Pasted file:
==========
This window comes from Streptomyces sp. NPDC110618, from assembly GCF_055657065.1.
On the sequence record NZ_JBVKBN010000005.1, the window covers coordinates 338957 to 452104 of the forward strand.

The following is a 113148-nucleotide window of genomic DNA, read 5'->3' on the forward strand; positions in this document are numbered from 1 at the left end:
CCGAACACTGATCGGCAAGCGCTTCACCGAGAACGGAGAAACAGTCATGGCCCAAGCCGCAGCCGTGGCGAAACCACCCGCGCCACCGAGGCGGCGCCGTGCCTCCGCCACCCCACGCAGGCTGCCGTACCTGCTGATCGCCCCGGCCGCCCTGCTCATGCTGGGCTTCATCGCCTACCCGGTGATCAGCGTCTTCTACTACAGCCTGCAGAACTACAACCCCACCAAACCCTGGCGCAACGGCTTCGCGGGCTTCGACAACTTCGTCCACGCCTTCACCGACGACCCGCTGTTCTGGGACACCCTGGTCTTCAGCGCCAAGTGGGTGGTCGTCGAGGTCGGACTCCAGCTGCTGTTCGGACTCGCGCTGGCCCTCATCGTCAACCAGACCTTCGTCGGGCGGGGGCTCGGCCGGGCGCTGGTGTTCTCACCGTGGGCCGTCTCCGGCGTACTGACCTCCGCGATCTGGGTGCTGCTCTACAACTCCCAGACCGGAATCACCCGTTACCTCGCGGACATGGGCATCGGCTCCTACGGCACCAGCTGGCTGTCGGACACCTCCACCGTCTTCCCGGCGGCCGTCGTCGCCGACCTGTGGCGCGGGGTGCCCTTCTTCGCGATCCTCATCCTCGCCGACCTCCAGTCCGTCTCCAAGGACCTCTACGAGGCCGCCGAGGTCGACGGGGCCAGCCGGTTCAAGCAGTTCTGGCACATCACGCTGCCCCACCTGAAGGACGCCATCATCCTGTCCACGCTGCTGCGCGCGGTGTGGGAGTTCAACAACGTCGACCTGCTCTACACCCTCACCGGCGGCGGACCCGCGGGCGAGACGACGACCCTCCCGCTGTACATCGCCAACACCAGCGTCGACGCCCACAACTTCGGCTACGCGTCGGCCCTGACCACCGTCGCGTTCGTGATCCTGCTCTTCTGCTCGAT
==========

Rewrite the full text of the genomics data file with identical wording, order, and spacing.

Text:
This window comes from Streptomyces sp. NPDC110618, from assembly GCF_055657065.1.
On the sequence record NZ_JBVKBN010000005.1, the window covers coordinates 338957 to 452104 of the forward strand.

The following is a 113148-nucleotide window of genomic DNA, read 5'->3' on the forward strand; positions in this document are numbered from 1 at the left end:
CCGAACACTGATCGGCAAGCGCTTCACCGAGAACGGAGAAACAGTCATGGCCCAAGCCGCAGCCGTGGCGAAACCACCCGCGCCACCGAGGCGGCGCCGTGCCTCCGCCACCCCACGCAGGCTGCCGTACCTGCTGATCGCCCCGGCCGCCCTGCTCATGCTGGGCTTCATCGCCTACCCGGTGATCAGCGTCTTCTACTACAGCCTGCAGAACTACAACCCCACCAAACCCTGGCGCAACGGCTTCGCGGGCTTCGACAACTTCGTCCACGCCTTCACCGACGACCCGCTGTTCTGGGACACCCTGGTCTTCAGCGCCAAGTGGGTGGTCGTCGAGGTCGGACTCCAGCTGCTGTTCGGACTCGCGCTGGCCCTCATCGTCAACCAGACCTTCGTCGGGCGGGGGCTCGGCCGGGCGCTGGTGTTCTCACCGTGGGCCGTCTCCGGCGTACTGACCTCCGCGATCTGGGTGCTGCTCTACAACTCCCAGACCGGAATCACCCGTTACCTCGCGGACATGGGCATCGGCTCCTACGGCACCAGCTGGCTGTCGGACACCTCCACCGTCTTCCCGGCGGCCGTCGTCGCCGACCTGTGGCGCGGGGTGCCCTTCTTCGCGATCCTCATCCTCGCCGACCTCCAGTCCGTCTCCAAGGACCTCTACGAGGCCGCCGAGGTCGACGGGGCCAGCCGGTTCAAGCAGTTCTGGCACATCACGCTGCCCCACCTGAAGGACGCCATCATCCTGTCCACGCTGCTGCGCGCGGTGTGGGAGTTCAACAACGTCGACCTGCTCTACACCCTCACCGGCGGCGGACCCGCGGGCGAGACGACGACCCTCCCGCTGTACATCGCCAACACCAGCGTCGACGCCCACAACTTCGGCTACGCGTCGGCCCTGACCACCGTCGCGTTCGTGATCCTGCTCTTCTGCTCGAT